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DOE Study Disappoints Some Solar & Wind Fans

Advocates of renewable energy take issue with a new DOE report and what they perceive to be its negative slant on the intermittent nature of renewables like solar and wind power.

A 187-page study released two weeks ago by the Department of Energy (DOE) is being parsed and debated by industry groups with interests in renewables, the utility industry, and federal and state tax breaks and other incentives for energy sources.

Requested earlier this year by Secretary of Energy Rick Perry, the massive report, titled the “Staff Report to the Secretary on Electricity Markets and Reliability,” offers a deep dive into the growth and dependability of the various energy sources that power the U.S. electrical grid. The study does not debate the fact that natural gas, solar and wind are playing increasingly important roles in the U.S. electrical grid and that coal and nuclear, for years the main power sources for the grid, are on the decline.

But some advocates of renewable energy — which the study referred to as (VRE) variable renewable energy — take issue with what they perceive to be its negative slant on the intermittent nature of renewables like solar and wind power, and the report’s discussion of how they might not be as reliable as conventional power sources such as coal and nuclear power. Another point of contention is the study’s discussion of how federal and state tax incentives have driven much of the growth in the wind and solar industries at the expense of traditional energy technologies.

An article about the DOE report posted on the National Resource Defense Council’s website said in part, “DOE’s long-awaited grid study grasps for any possible rationale to support outdated, expensive, and highly polluting coal plants, but fundamentally fails to come up with concrete reasons to do so. The report is disjointed, making misguided recommendations to relax environmental rules and saddle customers with extra costs that are largely unconnected to and unsupported by the report’s findings.”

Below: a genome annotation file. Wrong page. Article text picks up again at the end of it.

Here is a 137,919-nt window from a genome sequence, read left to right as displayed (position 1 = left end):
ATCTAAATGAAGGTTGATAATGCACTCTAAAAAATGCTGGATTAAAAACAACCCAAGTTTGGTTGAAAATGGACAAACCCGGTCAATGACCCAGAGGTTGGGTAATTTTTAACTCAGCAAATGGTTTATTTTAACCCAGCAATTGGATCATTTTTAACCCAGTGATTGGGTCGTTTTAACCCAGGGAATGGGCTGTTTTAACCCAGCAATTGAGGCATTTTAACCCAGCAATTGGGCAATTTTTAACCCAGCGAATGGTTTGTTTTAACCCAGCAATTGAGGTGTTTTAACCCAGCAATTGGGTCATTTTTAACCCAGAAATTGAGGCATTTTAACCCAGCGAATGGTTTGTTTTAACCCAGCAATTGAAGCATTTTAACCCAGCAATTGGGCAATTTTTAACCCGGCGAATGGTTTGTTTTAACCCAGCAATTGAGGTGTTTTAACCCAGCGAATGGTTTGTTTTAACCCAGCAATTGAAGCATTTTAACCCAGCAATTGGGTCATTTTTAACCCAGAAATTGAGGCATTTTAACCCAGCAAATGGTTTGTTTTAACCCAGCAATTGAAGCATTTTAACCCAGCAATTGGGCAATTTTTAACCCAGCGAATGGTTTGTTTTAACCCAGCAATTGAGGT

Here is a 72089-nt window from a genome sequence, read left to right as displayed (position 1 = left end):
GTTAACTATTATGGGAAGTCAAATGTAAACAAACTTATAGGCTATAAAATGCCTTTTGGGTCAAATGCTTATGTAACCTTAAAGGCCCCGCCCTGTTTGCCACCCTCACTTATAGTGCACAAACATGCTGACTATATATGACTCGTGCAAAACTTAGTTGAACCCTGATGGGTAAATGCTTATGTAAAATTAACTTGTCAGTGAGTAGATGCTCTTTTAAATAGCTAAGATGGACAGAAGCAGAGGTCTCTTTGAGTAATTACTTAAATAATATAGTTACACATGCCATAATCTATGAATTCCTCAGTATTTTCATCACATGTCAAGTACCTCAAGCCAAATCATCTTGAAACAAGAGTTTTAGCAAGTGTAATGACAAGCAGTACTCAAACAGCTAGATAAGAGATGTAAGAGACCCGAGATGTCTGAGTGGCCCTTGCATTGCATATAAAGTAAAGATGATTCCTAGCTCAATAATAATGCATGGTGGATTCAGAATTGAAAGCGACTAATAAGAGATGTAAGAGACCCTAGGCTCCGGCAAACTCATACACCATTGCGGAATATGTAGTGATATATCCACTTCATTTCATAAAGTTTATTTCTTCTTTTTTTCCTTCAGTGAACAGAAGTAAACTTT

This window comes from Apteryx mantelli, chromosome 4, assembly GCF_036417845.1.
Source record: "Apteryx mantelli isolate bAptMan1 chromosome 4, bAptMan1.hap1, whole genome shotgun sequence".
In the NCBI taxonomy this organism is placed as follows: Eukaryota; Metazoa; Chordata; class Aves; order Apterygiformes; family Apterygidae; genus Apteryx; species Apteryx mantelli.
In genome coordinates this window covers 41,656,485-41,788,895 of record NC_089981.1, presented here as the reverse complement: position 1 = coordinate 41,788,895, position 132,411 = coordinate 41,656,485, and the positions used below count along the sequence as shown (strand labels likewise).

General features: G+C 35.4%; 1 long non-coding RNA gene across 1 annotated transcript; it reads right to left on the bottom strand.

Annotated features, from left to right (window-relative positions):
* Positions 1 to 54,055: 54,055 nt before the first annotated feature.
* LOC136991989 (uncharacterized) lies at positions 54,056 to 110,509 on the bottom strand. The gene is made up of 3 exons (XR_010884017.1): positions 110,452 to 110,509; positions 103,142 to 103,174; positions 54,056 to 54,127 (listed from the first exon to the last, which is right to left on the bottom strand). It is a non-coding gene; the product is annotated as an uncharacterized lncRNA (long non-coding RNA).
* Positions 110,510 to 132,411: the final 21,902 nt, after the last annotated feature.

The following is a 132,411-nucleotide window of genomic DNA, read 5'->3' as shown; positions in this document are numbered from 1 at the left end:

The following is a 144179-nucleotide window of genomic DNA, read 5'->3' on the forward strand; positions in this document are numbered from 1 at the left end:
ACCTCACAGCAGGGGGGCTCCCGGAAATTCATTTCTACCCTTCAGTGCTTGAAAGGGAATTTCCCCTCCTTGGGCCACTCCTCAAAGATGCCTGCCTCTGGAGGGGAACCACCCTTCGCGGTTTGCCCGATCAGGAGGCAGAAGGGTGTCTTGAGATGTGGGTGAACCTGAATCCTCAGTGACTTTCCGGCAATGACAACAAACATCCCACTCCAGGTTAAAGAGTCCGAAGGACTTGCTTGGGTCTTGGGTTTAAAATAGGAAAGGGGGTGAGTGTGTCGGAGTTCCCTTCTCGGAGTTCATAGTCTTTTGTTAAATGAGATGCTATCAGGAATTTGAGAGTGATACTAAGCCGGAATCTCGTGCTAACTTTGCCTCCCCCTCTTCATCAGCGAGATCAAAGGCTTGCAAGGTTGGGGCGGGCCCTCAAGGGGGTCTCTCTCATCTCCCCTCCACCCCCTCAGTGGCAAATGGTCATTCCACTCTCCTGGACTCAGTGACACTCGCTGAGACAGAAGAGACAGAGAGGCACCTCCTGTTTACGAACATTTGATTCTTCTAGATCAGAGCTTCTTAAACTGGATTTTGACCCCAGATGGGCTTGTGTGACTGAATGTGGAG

One of the DOE study’s findings that trade groups on all sides of the energy issue seem to agree with is the notion that an electrical grid with a diverse energy mix made up of both conventional power sources and renewables is more reliable than a grid that depended on a few dominant power sources.

Tom Kuhn, president of the Edison Electric Institute (EEI) said in a press release, “While we are still thoroughly reviewing the study, EEI has long advocated that our customers are best served by public policies that promote a balanced and diverse energy mix, which includes both traditional and renewable energy sources, and that also recognize the vital role 24/7 energy sources play in sustaining a secure, reliable and resilient energy grid.

“We also believe it’s important to value investments in more robust infrastructure, while maintaining a diverse energy mix that eliminates single points of failure. Whether to limit impacts from inevitable storms or natural events or to prepare for malicious cyber or physical attacks, supporting a resilient energy grid is an investment in national and economic security.”